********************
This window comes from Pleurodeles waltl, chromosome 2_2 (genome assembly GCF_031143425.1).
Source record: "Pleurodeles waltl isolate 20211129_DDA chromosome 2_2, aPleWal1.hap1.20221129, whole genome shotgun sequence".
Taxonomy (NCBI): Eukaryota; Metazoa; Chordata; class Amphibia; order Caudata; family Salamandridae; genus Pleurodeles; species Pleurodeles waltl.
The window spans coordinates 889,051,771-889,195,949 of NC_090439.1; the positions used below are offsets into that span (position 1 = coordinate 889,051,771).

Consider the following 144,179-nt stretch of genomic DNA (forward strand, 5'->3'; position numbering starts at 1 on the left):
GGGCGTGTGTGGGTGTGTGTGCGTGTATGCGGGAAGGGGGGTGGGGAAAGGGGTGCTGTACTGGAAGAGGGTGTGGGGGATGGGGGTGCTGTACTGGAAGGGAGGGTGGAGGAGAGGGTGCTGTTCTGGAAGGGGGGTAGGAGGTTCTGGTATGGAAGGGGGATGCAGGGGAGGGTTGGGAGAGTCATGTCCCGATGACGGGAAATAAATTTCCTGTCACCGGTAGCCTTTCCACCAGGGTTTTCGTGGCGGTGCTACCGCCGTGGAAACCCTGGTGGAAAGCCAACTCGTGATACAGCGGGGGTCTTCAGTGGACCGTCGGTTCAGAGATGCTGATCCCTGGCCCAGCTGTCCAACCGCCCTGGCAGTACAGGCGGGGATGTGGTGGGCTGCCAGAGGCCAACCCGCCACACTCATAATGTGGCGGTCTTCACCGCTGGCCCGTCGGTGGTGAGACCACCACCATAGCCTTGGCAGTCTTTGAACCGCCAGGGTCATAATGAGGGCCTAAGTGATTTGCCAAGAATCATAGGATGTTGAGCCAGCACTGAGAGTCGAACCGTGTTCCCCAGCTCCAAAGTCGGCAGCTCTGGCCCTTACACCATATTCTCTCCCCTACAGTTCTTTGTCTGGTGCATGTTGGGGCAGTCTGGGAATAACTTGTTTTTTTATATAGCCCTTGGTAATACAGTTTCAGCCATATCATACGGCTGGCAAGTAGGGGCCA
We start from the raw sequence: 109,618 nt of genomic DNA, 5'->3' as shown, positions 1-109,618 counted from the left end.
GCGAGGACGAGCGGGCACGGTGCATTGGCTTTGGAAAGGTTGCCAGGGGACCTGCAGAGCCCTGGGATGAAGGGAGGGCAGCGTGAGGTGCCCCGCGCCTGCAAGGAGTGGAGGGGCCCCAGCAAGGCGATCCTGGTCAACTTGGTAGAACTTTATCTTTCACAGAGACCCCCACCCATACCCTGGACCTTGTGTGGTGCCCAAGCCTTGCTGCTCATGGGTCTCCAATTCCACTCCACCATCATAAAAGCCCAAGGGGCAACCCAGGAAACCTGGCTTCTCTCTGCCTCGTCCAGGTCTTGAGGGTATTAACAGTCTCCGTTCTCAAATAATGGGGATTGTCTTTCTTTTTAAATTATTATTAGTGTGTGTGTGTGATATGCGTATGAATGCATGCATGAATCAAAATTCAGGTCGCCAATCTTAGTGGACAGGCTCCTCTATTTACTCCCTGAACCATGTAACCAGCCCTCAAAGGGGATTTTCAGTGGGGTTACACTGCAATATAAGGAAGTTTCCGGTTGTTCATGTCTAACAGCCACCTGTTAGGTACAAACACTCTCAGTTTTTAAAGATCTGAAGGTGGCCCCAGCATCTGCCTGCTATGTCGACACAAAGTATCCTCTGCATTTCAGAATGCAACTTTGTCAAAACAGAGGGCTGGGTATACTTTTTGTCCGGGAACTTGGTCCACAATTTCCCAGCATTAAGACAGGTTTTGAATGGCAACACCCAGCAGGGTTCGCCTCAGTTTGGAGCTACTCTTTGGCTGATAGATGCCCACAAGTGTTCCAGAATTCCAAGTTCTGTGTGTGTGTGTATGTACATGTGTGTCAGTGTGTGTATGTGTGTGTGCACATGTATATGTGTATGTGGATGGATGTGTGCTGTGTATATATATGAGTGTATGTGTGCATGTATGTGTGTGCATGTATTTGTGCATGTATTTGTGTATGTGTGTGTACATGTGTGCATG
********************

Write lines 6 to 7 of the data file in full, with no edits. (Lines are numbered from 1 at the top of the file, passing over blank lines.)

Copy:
GGGCGTGTGTGGGTGTGTGTGCGTGTATGCGGGAAGGGGGGTGGGGAAAGGGGTGCTGTACTGGAAGAGGGTGTGGGGGATGGGGGTGCTGTACTGGAAGGGAGGGTGGAGGAGAGGGTGCTGTTCTGGAAGGGGGGTAGGAGGTTCTGGTATGGAAGGGGGATGCAGGGGAGGGTTGGGAGAGTCATGTCCCGATGACGGGAAATAAATTTCCTGTCACCGGTAGCCTTTCCACCAGGGTTTTCGTGGCGGTGCTACCGCCGTGGAAACCCTGGTGGAAAGCCAACTCGTGATACAGCGGGGGTCTTCAGTGGACCGTCGGTTCAGAGATGCTGATCCCTGGCCCAGCTGTCCAACCGCCCTGGCAGTACAGGCGGGGATGTGGTGGGCTGCCAGAGGCCAACCCGCCACACTCATAATGTGGCGGTCTTCACCGCTGGCCCGTCGGTGGTGAGACCACCACCATAGCCTTGGCAGTCTTTGAACCGCCAGGGTCATAATGAGGGCCTAAGTGATTTGCCAAGAATCATAGGATGTTGAGCCAGCACTGAGAGTCGAACCGTGTTCCCCAGCTCCAAAGTCGGCAGCTCTGGCCCTTACACCATATTCTCTCCCCTACAGTTCTTTGTCTGGTGCATGTTGGGGCAGTCTGGGAATAACTTGTTTTTTTATATAGCCCTTGGTAATACAGTTTCAGCCATATCATACGGCTGGCAAGTAGGGGCCA
We start from the raw sequence: 109,618 nt of genomic DNA, 5'->3' as shown, positions 1-109,618 counted from the left end.